The ideal time to buy these is not after the market has crashed . . . rather, do so when the market has been screaming. Locking in a profit yet still having market upside should be the goal.
These were an easy sale after the crash. Consider how cycnical it is to sell the wrong product, just because it provides false comfort to nervous buyers:
Gee, this doesn’t look like a good deal at all . . .
Going into the next leg up (Q2 2005) would have been a better time for this sort of risk averse investment . . .
And no, this isn’t a case of 20/20 hindsight — I said this in October 2002 when these "products" starting becoming mpore prevalent.
Here’s an excerpt from the WSJ:
Money is leaking out of what are known as principal-protected mutual funds, as investors learn the perils of playing it safe.
These ultraconservative mutual funds guarantee to return at least an investor’s initial or principal investment, after fees, several years down the road. From August 2001 through May 2003, they attracted more than $7 billion as investors rattled by the bear market fell in love with the idea, according to data from fund-tracker Lipper Inc.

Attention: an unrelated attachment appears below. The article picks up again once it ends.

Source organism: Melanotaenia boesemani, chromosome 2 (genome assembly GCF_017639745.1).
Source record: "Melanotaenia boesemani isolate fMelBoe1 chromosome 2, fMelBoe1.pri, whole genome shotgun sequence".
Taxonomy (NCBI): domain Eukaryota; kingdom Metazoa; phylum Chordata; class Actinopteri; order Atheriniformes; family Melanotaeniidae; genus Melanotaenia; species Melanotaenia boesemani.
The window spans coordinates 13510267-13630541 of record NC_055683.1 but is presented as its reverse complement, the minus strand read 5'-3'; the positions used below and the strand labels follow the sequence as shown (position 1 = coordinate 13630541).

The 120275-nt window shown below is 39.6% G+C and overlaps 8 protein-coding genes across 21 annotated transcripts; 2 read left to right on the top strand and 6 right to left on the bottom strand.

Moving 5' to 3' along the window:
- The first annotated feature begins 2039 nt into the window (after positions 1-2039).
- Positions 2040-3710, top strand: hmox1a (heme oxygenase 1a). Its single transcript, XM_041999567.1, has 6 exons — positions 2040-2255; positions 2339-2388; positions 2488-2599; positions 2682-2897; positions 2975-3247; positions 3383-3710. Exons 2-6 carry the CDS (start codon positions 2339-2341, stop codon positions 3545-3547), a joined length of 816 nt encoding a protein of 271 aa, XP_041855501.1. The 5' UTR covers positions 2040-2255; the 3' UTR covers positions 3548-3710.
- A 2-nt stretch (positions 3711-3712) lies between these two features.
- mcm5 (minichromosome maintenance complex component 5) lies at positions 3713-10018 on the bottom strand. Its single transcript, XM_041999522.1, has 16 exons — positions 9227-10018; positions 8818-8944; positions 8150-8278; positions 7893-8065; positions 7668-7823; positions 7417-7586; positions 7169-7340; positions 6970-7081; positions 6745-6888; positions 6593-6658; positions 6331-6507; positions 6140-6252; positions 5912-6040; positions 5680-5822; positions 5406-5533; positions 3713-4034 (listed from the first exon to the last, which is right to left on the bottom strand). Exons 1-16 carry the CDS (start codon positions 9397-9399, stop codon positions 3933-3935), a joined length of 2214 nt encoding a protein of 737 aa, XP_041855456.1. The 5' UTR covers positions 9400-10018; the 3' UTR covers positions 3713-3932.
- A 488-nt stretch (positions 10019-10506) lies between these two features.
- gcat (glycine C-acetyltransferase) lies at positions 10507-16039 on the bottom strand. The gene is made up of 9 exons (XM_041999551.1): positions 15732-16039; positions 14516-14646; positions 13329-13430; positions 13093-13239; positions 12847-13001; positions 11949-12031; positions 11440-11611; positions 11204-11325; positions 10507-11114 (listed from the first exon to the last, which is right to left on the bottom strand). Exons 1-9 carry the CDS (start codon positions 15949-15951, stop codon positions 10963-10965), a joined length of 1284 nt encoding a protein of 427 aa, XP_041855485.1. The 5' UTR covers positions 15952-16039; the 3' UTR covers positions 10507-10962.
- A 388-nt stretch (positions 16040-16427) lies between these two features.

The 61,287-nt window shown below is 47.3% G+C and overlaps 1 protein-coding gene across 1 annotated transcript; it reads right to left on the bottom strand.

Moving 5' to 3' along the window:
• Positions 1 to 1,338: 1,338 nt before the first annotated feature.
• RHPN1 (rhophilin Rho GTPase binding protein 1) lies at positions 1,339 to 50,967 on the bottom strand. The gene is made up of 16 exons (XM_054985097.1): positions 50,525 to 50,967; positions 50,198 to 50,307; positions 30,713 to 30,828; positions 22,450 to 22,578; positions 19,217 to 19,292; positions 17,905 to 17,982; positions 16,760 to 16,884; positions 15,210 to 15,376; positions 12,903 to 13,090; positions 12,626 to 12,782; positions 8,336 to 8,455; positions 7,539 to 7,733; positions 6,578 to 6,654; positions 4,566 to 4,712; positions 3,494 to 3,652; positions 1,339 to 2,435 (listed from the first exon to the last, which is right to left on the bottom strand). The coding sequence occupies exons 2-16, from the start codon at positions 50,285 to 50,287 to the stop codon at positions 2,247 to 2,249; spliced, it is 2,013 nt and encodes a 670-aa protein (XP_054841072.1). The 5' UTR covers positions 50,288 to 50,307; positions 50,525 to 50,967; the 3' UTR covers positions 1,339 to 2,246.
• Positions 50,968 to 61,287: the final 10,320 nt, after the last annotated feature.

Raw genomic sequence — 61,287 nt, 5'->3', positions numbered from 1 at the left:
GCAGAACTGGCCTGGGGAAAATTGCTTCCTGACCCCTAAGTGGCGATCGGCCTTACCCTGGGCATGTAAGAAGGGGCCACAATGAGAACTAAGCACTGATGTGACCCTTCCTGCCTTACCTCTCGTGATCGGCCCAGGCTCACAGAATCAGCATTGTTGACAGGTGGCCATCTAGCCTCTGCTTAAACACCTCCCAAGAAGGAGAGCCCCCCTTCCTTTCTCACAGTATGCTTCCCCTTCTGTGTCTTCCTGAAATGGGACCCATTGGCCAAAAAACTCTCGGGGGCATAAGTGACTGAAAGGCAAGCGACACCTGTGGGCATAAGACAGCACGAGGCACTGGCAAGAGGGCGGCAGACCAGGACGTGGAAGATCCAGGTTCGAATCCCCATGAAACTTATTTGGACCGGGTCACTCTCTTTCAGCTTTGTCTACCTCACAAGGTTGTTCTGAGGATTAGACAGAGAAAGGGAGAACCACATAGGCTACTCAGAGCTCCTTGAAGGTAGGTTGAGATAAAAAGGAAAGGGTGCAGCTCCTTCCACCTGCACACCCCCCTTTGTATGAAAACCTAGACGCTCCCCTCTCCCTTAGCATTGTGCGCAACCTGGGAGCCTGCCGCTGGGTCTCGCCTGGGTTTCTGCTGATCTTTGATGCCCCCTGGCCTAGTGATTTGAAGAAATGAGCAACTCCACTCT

But now, these funds’ cautious investment style and steep fees have left their returns lagging far behind stock funds.
The average diversified U.S. stock fund gained 12% last year and 33% the year before, compared with gains of 2% and 5%, respectively, for the average principal-protected fund, according to Lipper. And as a group, these funds have been losing assets for 19 consecutive months — nearly $1.5 billion for last year, according to Boston fund consultant Financial Research Corp. As stocks have risen, the ranks of the funds’ critics have swelled.
Shocker . . .
‘Safer’ Mutual Funds Look Sorry
The Wall Street Journal, January 28, 2005; Page C1
It is still far too early to say if these investments are inefficient.